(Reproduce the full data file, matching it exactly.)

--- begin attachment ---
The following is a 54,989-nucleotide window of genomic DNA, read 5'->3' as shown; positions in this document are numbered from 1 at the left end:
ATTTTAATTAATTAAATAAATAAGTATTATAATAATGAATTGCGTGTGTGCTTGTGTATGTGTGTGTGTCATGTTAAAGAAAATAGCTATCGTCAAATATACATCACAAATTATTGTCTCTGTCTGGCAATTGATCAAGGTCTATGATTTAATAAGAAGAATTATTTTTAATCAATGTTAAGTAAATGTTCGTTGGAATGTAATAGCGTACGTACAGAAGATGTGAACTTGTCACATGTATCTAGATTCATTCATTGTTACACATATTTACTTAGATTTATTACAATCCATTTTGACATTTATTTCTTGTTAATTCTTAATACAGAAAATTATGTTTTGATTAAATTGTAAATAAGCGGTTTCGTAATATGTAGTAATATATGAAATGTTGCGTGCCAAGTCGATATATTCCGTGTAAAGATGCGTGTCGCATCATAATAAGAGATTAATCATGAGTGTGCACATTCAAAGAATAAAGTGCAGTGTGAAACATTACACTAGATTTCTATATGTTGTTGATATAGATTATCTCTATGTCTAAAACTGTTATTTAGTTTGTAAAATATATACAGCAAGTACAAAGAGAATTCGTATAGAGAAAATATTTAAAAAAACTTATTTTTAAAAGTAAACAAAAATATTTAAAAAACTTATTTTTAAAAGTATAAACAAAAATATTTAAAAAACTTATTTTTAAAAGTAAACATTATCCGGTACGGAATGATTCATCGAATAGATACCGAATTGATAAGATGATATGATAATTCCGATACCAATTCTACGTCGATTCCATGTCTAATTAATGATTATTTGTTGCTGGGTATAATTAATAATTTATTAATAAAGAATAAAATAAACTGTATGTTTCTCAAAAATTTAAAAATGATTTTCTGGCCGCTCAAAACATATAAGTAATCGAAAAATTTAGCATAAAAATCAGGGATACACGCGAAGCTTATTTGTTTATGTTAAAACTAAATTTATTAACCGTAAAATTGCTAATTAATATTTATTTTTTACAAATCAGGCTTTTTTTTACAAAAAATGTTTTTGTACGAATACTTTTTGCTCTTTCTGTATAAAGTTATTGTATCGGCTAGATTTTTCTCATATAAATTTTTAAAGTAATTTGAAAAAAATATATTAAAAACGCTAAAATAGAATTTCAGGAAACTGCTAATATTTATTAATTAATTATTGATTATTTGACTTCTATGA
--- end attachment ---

The following is a 54,989-nucleotide window of genomic DNA, read 5'->3' as shown; positions in this document are numbered from 1 at the left end:
ATTTTAATTAATTAAATAAATAAGTATTATAATAATGAATTGCGTGTGTGCTTGTGTATGTGTGTGTGTCATGTTAAAGAAAATAGCTATCGTCAAATATACATCACAAATTATTGTCTCTGTCTGGCAATTGATCAAGGTCTATGATTTAATAAGAAGAATTATTTTTAATCAATGTTAAGTAAATGTTCGTTGGAATGTAATAGCGTACGTACAGAAGATGTGAACTTGTCACATGTATCTAGATTCATTCATTGTTACACATATTTACTTAGATTTATTACAATCCATTTTGACATTTATTTCTTGTTAATTCTTAATACAGAAAATTATGTTTTGATTAAATTGTAAATAAGCGGTTTCGTAATATGTAGTAATATATGAAATGTTGCGTGCCAAGTCGATATATTCCGTGTAAAGATGCGTGTCGCATCATAATAAGAGATTAATCATGAGTGTGCACATTCAAAGAATAAAGTGCAGTGTGAAACATTACACTAGATTTCTATATGTTGTTGATATAGATTATCTCTATGTCTAAAACTGTTATTTAGTTTGTAAAATATATACAGCAAGTACAAAGAGAATTCGTATAGAGAAAATATTTAAAAAAACTTATTTTTAAAAGTAAACAAAAATATTTAAAAAACTTATTTTTAAAAGTATAAACAAAAATATTTAAAAAACTTATTTTTAAAAGTAAACATTATCCGGTACGGAATGATTCATCGAATAGATACCGAATTGATAAGATGATATGATAATTCCGATACCAATTCTACGTCGATTCCATGTCTAATTAATGATTATTTGTTGCTGGGTATAATTAATAATTTATTAATAAAGAATAAAATAAACTGTATGTTTCTCAAAAATTTAAAAATGATTTTCTGGCCGCTCAAAACATATAAGTAATCGAAAAATTTAGCATAAAAATCAGGGATACACGCGAAGCTTATTTGTTTATGTTAAAACTAAATTTATTAACCGTAAAATTGCTAATTAATATTTATTTTTTACAAATCAGGCTTTTTTTTACAAAAAATGTTTTTGTACGAATACTTTTTGCTCTTTCTGTATAAAGTTATTGTATCGGCTAGATTTTTCTCATATAAATTTTTAAAGTAATTTGAAAAAAATATATTAAAAACGCTAAAATAGAATTTCAGGAAACTGCTAATATTTATTAATTAATTATTGATTATTTGACTTCTATGA